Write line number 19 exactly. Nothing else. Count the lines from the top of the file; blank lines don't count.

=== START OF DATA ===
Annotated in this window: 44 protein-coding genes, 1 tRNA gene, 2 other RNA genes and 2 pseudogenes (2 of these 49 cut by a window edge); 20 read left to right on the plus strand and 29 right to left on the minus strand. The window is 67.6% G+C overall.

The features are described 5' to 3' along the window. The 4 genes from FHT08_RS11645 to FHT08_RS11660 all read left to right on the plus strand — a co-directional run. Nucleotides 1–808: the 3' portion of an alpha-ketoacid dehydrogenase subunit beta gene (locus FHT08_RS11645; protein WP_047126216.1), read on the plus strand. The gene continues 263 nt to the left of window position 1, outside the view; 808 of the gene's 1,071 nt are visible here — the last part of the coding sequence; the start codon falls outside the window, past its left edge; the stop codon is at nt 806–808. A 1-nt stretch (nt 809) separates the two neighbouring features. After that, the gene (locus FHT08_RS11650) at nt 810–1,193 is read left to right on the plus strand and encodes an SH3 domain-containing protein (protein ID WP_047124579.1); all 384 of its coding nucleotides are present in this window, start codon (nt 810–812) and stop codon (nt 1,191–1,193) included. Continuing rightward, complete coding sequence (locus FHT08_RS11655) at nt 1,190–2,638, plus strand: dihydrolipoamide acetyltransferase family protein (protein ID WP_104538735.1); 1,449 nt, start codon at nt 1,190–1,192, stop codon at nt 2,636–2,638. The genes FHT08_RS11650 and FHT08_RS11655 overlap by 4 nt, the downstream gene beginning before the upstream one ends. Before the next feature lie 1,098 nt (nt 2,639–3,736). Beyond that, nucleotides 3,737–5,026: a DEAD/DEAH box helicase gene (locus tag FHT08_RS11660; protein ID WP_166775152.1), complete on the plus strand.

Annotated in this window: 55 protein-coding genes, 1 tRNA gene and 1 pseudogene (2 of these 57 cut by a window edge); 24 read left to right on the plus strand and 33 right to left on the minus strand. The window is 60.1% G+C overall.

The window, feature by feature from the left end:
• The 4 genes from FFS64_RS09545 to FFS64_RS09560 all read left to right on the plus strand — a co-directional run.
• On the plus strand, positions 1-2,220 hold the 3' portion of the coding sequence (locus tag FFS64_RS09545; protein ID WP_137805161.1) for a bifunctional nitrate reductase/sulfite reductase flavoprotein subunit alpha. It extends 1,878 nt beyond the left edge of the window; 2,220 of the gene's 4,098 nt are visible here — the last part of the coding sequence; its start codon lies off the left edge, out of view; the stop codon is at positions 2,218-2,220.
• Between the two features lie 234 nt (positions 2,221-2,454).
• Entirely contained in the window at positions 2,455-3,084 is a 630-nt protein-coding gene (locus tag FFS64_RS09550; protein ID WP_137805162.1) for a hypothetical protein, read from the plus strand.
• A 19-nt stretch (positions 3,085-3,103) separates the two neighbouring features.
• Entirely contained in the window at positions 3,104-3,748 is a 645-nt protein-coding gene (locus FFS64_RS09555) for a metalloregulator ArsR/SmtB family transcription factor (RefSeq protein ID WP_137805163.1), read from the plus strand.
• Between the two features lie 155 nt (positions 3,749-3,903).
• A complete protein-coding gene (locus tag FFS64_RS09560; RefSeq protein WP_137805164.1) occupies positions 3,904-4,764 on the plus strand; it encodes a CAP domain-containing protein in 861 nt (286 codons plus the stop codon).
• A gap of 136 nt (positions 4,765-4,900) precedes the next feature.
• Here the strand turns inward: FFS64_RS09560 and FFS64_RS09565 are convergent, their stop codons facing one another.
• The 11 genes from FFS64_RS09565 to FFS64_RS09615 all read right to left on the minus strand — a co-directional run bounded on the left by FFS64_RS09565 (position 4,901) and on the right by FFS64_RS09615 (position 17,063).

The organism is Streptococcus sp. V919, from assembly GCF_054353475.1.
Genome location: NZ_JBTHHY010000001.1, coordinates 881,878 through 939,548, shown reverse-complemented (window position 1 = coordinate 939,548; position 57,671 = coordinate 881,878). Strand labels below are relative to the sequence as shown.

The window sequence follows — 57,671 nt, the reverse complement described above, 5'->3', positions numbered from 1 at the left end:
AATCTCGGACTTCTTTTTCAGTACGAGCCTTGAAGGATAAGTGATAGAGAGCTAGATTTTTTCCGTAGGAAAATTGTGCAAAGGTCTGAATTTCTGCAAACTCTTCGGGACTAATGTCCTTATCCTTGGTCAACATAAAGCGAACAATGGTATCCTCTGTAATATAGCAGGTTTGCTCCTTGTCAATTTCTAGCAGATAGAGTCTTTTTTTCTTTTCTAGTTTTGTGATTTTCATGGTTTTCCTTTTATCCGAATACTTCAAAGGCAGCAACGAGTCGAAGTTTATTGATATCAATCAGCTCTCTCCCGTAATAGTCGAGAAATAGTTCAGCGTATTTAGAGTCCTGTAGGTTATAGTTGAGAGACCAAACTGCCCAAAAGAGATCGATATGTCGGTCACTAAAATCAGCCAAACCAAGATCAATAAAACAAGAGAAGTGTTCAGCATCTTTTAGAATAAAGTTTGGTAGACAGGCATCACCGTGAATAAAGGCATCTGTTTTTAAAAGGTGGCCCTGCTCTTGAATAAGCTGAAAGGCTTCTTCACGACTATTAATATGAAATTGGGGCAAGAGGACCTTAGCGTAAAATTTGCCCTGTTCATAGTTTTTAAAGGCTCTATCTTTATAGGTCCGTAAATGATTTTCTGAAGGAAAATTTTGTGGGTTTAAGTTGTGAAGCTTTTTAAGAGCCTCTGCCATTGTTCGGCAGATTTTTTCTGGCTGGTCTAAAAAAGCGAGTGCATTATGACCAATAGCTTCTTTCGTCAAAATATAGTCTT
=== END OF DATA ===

AATCTCGGACTTCTTTTTCAGTACGAGCCTTGAAGGATAAGTGATAGAGAGCTAGATTTTTTCCGTAGGAAAATTGTGCAAAGGTCTGAATTTCTGCAAACTCTTCGGGACTAATGTCCTTATCCTTGGTCAACATAAAGCGAACAATGGTATCCTCTGTAATATAGCAGGTTTGCTCCTTGTCAATTTCTAGCAGATAGAGTCTTTTTTTCTTTTCTAGTTTTGTGATTTTCATGGTTTTCCTTTTATCCGAATACTTCAAAGGCAGCAACGAGTCGAAGTTTATTGATATCAATCAGCTCTCTCCCGTAATAGTCGAGAAATAGTTCAGCGTATTTAGAGTCCTGTAGGTTATAGTTGAGAGACCAAACTGCCCAAAAGAGATCGATATGTCGGTCACTAAAATCAGCCAAACCAAGATCAATAAAACAAGAGAAGTGTTCAGCATCTTTTAGAATAAAGTTTGGTAGACAGGCATCACCGTGAATAAAGGCATCTGTTTTTAAAAGGTGGCCCTGCTCTTGAATAAGCTGAAAGGCTTCTTCACGACTATTAATATGAAATTGGGGCAAGAGGACCTTAGCGTAAAATTTGCCCTGTTCATAGTTTTTAAAGGCTCTATCTTTATAGGTCCGTAAATGATTTTCTGAAGGAAAATTTTGTGGGTTTAAGTTGTGAAGCTTTTTAAGAGCCTCTGCCATTGTTCGGCAGATTTTTTCTGGCTGGTCTAAAAAAGCGAGTGCATTATGACCAATAGCTTCTTTCGTCAAAATATAGTCTT